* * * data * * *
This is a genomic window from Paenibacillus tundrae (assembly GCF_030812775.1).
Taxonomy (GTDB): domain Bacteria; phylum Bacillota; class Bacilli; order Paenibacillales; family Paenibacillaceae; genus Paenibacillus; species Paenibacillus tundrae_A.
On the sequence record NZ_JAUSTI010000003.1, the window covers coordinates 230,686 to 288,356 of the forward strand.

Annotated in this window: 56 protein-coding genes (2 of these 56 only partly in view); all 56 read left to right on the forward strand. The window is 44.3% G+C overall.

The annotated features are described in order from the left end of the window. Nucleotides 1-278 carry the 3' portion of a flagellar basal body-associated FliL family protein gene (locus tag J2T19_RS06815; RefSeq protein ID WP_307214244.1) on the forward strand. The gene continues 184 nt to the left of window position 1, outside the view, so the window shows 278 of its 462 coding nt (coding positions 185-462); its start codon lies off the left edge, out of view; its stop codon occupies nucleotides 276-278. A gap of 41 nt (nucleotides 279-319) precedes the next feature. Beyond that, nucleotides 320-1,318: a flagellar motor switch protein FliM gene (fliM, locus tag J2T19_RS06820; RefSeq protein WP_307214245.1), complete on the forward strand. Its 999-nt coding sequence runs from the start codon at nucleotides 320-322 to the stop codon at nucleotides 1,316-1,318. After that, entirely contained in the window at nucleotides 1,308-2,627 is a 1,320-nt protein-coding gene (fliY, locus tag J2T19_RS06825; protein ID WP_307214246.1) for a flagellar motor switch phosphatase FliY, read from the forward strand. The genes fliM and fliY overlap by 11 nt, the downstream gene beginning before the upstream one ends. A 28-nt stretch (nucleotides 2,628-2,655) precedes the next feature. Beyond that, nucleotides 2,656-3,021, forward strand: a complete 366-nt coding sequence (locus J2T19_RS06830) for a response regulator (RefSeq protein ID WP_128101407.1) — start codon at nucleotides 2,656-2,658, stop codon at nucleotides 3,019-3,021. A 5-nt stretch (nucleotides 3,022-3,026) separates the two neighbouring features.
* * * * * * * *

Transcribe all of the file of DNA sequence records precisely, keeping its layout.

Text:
This is a genomic window from Paenibacillus tundrae (assembly GCF_030812775.1).
Taxonomy (GTDB): domain Bacteria; phylum Bacillota; class Bacilli; order Paenibacillales; family Paenibacillaceae; genus Paenibacillus; species Paenibacillus tundrae_A.
On the sequence record NZ_JAUSTI010000003.1, the window covers coordinates 230,686 to 288,356 of the forward strand.

Annotated in this window: 56 protein-coding genes (2 of these 56 only partly in view); all 56 read left to right on the forward strand. The window is 44.3% G+C overall.

The annotated features are described in order from the left end of the window. Nucleotides 1-278 carry the 3' portion of a flagellar basal body-associated FliL family protein gene (locus tag J2T19_RS06815; RefSeq protein ID WP_307214244.1) on the forward strand. The gene continues 184 nt to the left of window position 1, outside the view, so the window shows 278 of its 462 coding nt (coding positions 185-462); its start codon lies off the left edge, out of view; its stop codon occupies nucleotides 276-278. A gap of 41 nt (nucleotides 279-319) precedes the next feature. Beyond that, nucleotides 320-1,318: a flagellar motor switch protein FliM gene (fliM, locus tag J2T19_RS06820; RefSeq protein WP_307214245.1), complete on the forward strand. Its 999-nt coding sequence runs from the start codon at nucleotides 320-322 to the stop codon at nucleotides 1,316-1,318. After that, entirely contained in the window at nucleotides 1,308-2,627 is a 1,320-nt protein-coding gene (fliY, locus tag J2T19_RS06825; protein ID WP_307214246.1) for a flagellar motor switch phosphatase FliY, read from the forward strand. The genes fliM and fliY overlap by 11 nt, the downstream gene beginning before the upstream one ends. A 28-nt stretch (nucleotides 2,628-2,655) precedes the next feature. Beyond that, nucleotides 2,656-3,021, forward strand: a complete 366-nt coding sequence (locus J2T19_RS06830) for a response regulator (RefSeq protein ID WP_128101407.1) — start codon at nucleotides 2,656-2,658, stop codon at nucleotides 3,019-3,021. A 5-nt stretch (nucleotides 3,022-3,026) separates the two neighbouring features.